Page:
(This week, historians across Canada are mourning the loss of an exceptional person and colleague, Jarrett Rudy (McGill), who passed away at his home in Montréal on 4 April 2020).
Jarrett and I were the same age, both born in the fall of 1970. Over the 20 years that we knew each other and worked together on various projects, our shared age always seemed to me to be something that linked us, as historians: it gave us, I always thought, a common vantage point from which to assess the past and observe the present. We drew on the same pool of historical and cultural references and, like Gen-Xers everywhere, we shared an appreciation for irony and a slight suspicion of dominant groups and narratives.
In retrospect, though, I think that the comfort and familiarity between us that I attributed to our shared age owed much more to a shared world-view. We didn’t agree on everything, but we agreed on most things. And we shared, like all of our fellow members of the Montreal History Group, a passion for history, especially social history, and a love of the city, in particular this city, Montréal. As others have noted, Jarrett was the heart of the Montreal History Group, the one who kept us on the rails despite the big and small tragedies that befell our members, who kept us motivated through the long and often arduous process of grant-writing, who broke out the champagne (or the cava) at each group meeting in order to celebrate the accomplishments of our members: books published, theses defended, jobs obtained, babies born.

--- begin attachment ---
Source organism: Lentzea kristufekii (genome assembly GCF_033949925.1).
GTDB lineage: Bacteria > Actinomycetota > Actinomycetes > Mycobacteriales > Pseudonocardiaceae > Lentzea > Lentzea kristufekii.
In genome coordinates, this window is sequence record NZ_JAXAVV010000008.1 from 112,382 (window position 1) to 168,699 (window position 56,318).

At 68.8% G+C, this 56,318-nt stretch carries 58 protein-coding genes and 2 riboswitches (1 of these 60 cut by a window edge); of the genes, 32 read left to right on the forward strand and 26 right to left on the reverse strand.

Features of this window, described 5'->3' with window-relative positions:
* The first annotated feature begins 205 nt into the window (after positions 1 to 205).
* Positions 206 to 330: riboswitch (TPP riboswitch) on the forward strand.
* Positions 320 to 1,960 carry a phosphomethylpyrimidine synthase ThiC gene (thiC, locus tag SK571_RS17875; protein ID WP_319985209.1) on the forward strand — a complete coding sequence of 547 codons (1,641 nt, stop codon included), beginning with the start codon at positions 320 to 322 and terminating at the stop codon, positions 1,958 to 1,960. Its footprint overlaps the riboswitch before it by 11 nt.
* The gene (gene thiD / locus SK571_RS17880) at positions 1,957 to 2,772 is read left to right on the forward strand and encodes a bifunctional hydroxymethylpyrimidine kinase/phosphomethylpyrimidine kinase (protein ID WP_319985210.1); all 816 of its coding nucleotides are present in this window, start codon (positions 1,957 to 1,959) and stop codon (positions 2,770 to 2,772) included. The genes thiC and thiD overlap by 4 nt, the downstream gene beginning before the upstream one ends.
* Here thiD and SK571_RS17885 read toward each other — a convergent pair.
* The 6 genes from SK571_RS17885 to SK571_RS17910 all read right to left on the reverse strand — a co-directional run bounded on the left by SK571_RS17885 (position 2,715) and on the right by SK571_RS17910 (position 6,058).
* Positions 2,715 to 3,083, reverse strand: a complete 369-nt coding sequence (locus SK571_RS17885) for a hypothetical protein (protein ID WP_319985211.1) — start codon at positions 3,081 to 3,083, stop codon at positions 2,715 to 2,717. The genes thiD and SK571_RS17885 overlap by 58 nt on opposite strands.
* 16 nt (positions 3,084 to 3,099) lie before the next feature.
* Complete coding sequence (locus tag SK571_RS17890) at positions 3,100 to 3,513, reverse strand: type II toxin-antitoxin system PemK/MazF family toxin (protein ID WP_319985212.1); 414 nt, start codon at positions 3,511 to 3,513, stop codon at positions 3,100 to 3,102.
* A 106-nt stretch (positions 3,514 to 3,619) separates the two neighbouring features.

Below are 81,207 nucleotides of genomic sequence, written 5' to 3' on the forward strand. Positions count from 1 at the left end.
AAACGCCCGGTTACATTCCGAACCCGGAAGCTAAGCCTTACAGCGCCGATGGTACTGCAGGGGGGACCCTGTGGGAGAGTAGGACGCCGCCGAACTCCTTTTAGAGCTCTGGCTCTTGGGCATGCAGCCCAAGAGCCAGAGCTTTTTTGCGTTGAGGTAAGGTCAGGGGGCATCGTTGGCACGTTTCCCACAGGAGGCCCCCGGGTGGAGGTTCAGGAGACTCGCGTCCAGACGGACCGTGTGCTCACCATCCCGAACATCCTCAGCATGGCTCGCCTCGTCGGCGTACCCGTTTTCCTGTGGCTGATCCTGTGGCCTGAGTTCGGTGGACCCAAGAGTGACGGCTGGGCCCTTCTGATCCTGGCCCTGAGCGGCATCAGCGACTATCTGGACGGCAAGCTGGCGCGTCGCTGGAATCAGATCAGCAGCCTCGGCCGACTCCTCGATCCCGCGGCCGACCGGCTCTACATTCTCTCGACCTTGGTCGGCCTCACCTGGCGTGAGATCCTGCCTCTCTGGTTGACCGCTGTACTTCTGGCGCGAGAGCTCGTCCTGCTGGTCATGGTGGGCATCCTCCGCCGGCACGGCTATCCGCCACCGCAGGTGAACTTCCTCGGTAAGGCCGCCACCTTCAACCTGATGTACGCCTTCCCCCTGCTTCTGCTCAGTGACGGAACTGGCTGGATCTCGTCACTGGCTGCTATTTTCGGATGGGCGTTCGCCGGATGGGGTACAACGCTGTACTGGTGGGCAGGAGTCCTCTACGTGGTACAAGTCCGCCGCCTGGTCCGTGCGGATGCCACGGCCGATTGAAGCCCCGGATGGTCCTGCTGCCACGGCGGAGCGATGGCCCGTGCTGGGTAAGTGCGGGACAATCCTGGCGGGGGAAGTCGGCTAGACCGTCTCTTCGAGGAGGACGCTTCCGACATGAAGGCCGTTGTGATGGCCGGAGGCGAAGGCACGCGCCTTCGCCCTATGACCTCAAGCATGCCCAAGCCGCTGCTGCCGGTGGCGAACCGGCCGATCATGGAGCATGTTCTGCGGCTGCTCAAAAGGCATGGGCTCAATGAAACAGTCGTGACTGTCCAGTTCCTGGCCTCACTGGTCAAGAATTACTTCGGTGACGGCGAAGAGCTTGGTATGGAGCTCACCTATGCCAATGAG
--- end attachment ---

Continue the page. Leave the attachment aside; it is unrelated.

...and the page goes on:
In the tributes that have been published on-line since Jarrett left us on April 4th, friends and colleagues have rightly remarked upon his enthusiasm, his exuberance, and his generosity: Jarrett and his beloved wife, Cynthia, regularly opened up their home to friends, neighbours, colleagues, and political allies for meetings and celebrations of all sorts. I would like to insist here, though, upon two other qualities that I always admired in Jarrett.
The first was his constant presence. Jarrett showed up – to everything. He was regularly in attendance at conferences and talks at Montréal’s four universities. He came to all of my students’ PhD defences, regardless of their thesis topic. He never missed a meeting of the Canadian Historical Association or the Institut d’histoire de l’Amérique française. He was a pillar of various Montreal History Group events – May Day, Muffins & Methodology, Jeudis d’histoire – and of the (sometimes dubious) dinners that followed. And his was an active presence: he listened carefully, he took notes, he asked questions, and he always made speakers, whether eminent international scholars or PhD students beginning their thesis research, feel welcome and appreciated.
The other quality upon which I would like to insist was his habit of careful reading. In a field where it is expected that we read widely, Jarrett read deeply. Jarrett and I edited a book series together, and in our regular meetings with our editor and friend Jonathan Crago and with the authors who contributed to our series, I was always struck by the care and attentiveness with which he had read the manuscripts submitted to us. And he was an appreciative and generous reader: Jarrett regularly sent e-mails to colleagues telling them how much he had enjoyed their new article or book and just what it was in this article or book that had particularly intrigued him.
Jarrett liked all means of communication: e-mail, Facebook, Twitter. But he especially liked the telephone. I will miss answering the phone, at home or at the office, and hearing his enthusiastic and exclamatory greeting: “Magda!” The irony – and the tragedy – of Jarrett’s death has not been lost on anyone: the person with the biggest heart that any of us have ever known was in the end betrayed by this very same heart. Like everyone who knew Jarrett, I miss him terribly.
Magda Fahrni, Université du Québec à Montréal.